Dead Confederates, A Civil War Era Blog


Posted in Memory by Andy Hall on May 2, 2014



I’d like to extend my thanks to the Laffite Society of Galveston, that invited me to give a short talk last Saturday at their annual research seminar on David Porter’s campaign against pirates in the Caribbean. (Above, Marines storm a shore battery at Fajardo, Puerto Rico in 1824, in a painting by the late Col. Charles H. Waterhouse, USMCR, Ret.)  They’re a great bunch of folks, who have done solid work in sorting out fact, maybe-fact and total BS when it comes to documenting the lives of Jean and Pierre Laffite. If you’re interested in a good biography of those two, I’d recommend Jack Davis’ book.

More assorted items:



Finally, in honor of Willie Nelson’s 81st birthday this week, here are two of his songs. The first is Willie singing “Hello, Walls,” on the Porter Waggoner Show in about 1962, and the second is a favorite of mine, “Uncloudy Day.” Have a great weekend, y’all.






9 Responses

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  1. Jim Schmidt said, on May 2, 2014 at 9:52 am

    The SS Central America wreck is also in the news this week. Keep up the great work…I miss TX but am really enjoying the history here in mid-Missouri.

  2. Jeff Fiddler said, on May 2, 2014 at 10:33 am

    Thanks so much Andy. Are you going to link the article on women in the war / reenactors to the women in the war thread in Civil War Talk?
    Actually the post by Mark Thoney only shows him to be an insensitive, certified idiot. He might be a good historian in spite of that. I cite as my example Joseph Ellis who vigorously denied Jefferson’s relationship with Hemings until the DNA tests were made public. Then, at least, he. unlike some others, changed his mind.

    • Andy Hall said, on May 2, 2014 at 10:39 am

      Thanks for taking time to comment. You can read Thomey’s address to the UDC here:

      Here’s some excerpts:

      You must also reject and despise the symbol of America and Americanism – that execrable, striped, star-spangled yankee rag. How can we salute, much less pledge allegiance to, a symbol that represents everything against which our Southern ancestors fought and died? Does it even matter to you that the so-called pledge of allegiance was the brainchild of the socialist Francis Bellamy? That his stated reason for concocting and foisting that marxist clap-trap upon innocent school children was to, ‘teach loyalty to the state as a virtue’? Look around you. Has he not been successful beyond imagining? Our ancestors rightly rejected such nonsense, and so should we.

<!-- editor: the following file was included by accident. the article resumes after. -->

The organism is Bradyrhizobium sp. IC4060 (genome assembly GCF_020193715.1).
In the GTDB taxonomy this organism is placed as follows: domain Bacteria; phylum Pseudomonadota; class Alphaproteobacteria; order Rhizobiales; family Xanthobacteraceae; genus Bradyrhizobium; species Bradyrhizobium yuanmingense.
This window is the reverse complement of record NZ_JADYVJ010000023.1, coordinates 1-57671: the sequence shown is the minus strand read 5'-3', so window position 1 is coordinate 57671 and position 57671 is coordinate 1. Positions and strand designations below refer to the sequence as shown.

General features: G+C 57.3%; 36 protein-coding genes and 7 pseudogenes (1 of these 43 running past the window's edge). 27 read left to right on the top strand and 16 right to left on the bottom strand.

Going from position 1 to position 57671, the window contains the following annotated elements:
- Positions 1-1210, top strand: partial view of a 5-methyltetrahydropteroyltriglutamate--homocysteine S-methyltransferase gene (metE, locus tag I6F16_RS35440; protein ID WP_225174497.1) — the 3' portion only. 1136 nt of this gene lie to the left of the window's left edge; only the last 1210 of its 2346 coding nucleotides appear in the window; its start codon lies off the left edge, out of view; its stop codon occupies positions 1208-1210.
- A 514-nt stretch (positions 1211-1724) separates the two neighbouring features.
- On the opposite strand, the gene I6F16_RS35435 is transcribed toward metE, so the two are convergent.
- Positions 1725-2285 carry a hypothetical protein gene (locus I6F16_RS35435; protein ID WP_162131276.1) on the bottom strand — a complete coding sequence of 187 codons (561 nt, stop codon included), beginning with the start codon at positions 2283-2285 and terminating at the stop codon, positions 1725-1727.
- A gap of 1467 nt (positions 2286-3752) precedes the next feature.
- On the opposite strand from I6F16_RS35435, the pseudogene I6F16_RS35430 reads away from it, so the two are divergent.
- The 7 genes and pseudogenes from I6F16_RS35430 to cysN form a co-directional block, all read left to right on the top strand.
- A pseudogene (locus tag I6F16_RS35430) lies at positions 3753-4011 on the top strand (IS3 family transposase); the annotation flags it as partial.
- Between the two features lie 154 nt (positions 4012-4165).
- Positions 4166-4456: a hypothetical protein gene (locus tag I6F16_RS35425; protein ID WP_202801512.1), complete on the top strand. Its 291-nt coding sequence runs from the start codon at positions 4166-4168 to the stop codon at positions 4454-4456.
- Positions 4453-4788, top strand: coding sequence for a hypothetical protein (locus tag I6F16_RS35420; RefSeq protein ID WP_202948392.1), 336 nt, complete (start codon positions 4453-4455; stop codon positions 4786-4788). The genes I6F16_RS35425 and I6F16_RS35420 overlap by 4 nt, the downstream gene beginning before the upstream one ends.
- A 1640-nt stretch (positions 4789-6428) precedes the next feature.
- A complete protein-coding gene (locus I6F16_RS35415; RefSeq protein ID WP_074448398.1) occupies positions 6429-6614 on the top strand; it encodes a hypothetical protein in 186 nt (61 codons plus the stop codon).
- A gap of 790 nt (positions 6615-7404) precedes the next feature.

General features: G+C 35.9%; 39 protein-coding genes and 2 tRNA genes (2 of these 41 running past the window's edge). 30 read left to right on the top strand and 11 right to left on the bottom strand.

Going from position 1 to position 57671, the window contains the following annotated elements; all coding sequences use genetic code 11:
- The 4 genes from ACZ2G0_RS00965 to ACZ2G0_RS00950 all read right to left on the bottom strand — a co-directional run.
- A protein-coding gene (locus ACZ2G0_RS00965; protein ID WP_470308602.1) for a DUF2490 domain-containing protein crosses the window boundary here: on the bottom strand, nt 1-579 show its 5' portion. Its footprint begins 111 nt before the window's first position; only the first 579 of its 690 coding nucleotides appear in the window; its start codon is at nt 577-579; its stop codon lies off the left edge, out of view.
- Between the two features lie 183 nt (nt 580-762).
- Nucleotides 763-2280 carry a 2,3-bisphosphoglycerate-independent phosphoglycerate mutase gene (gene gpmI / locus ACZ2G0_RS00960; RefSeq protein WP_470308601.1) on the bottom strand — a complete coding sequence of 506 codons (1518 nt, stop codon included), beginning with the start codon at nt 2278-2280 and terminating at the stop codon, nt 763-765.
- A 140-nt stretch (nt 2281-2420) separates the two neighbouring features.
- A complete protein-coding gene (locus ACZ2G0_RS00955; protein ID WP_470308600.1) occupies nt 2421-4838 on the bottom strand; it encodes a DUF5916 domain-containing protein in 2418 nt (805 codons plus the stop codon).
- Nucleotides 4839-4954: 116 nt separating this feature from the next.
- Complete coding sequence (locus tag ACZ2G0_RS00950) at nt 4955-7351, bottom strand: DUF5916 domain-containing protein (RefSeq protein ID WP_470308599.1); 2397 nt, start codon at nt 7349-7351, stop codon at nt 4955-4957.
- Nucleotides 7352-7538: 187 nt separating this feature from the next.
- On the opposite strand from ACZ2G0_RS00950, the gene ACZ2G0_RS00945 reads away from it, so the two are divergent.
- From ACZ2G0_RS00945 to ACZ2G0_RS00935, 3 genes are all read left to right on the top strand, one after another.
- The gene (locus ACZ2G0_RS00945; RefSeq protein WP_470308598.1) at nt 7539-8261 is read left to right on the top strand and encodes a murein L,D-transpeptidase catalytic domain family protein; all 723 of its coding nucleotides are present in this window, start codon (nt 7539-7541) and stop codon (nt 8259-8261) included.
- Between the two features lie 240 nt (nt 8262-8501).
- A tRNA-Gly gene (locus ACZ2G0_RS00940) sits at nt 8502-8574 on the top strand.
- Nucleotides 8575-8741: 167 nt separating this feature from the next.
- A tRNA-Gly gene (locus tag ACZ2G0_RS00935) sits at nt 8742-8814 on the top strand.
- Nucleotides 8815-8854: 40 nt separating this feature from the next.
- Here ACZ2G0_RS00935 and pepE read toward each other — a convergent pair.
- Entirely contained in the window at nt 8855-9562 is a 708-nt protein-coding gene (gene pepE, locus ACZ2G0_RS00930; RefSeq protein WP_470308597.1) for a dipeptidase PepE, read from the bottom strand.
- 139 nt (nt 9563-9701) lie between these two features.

Imagine how ridiculous it would have been to suggest to the French people under Nazi occupation, that they could still be patriotic Frenchmen by saluting the Nazi swastika and singing Deutchland euber alles while shedding sentimental tears over being so fortunate as to live in the great and free Third Reich!

      Well it is equally stupid to think that you can be a patriotic, loyal Southron by saluting the u.s. flag and singing the star spangled banner through teary eyes, so grateful that you live in the greatest and most free country in the history of the world. Newsflash! You don’t, and it’s not. Choose a side, but for God’s sake, and yours, stop this foolish attempt to straddle the proverbial fence. At least then, those of us who are loyal Southrons will surely know whose side you’re on.

      Note that throughout, he refers to the United States as “united states” — in lower case. Nice guy, huh?